Dinizulu said trauma can lead to “negative alterations in cognition, meaning the way we think about things.”

“Trauma makes people think that they are to blame,” Dinizulu said.

Studies have shown that trauma, like being shot, can actually rewire a person’s brain and change things like how memories are processed.

And Dinizulu said it’s common for a traumatic event to cause a split between people who experience it. She said it makes sense for Lowe to lash out at her friend who got behind her during a terrifying moment, rather than considering the big picture problems that put them both in that position in the first place.

“This is not normal. This doesn’t happen in every single neighborhood in America.”

“There’s a lot of lip service”

Lowe, Snowden and Jenkins are part of a huge population of shooting survivors in Chicago.

Experts say more needs to be done to help them.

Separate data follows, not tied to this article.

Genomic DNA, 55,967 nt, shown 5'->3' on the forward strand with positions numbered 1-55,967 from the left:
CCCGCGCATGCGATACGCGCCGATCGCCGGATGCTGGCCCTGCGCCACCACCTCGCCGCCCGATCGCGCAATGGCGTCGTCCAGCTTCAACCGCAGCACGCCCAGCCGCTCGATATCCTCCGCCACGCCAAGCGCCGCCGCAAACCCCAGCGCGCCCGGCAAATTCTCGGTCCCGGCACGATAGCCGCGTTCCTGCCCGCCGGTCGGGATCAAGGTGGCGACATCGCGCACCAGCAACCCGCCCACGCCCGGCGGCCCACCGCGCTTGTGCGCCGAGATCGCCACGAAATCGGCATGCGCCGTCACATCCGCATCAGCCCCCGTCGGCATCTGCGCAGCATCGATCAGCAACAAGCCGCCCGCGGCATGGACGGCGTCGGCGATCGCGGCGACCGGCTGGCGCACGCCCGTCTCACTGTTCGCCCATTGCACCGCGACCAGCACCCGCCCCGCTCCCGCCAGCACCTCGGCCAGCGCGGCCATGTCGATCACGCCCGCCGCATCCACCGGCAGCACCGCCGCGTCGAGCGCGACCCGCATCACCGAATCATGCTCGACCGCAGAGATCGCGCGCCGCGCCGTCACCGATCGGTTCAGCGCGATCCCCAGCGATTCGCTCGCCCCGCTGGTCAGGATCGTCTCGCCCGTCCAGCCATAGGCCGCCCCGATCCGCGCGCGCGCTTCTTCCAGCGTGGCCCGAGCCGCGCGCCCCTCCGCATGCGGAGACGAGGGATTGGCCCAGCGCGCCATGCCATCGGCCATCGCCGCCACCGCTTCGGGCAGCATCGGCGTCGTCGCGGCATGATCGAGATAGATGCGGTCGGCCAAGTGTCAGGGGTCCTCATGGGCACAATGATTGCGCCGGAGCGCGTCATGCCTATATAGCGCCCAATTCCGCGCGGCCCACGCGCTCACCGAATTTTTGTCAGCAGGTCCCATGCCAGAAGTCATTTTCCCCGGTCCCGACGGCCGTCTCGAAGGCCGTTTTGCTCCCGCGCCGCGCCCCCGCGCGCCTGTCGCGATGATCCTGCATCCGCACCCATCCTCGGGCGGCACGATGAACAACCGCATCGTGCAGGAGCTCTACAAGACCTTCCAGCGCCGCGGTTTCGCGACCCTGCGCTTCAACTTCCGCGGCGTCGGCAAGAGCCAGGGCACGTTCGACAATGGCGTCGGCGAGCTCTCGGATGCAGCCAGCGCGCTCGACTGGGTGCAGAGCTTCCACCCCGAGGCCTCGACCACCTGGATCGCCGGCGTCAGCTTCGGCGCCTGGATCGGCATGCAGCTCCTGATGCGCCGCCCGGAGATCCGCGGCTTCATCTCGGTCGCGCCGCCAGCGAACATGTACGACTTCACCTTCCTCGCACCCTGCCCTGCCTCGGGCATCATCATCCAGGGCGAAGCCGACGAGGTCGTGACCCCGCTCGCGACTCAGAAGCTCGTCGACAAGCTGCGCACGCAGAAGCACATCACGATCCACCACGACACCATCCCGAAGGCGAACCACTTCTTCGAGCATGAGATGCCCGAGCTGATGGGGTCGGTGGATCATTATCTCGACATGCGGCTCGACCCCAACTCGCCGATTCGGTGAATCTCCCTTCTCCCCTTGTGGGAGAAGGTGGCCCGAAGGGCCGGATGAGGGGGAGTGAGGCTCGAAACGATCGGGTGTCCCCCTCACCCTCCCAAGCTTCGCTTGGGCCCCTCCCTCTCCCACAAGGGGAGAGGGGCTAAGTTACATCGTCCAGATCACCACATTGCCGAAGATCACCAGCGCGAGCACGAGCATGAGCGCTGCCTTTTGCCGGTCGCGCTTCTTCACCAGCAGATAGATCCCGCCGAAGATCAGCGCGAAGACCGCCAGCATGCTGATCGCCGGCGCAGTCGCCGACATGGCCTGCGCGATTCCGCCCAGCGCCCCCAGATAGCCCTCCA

Dinizulu said that starts with trying to prevent gun violence in the first place, and understanding that many of the people committing acts of violence are often victims themselves.

The fact there are tens of thousands of gunshot survivors living in Chicago has a profound impact on the city. But Dinizulu said she’s not sure that people are really aware of the impact.

She said a real reckoning with the thousands of people maimed and traumatized each year would prompt radical change aimed at undoing decades of systemic racism and disinvestment. Instead she sees “a lot of lip service” about poverty and trauma, but no action that even begins to match the scope of the problem.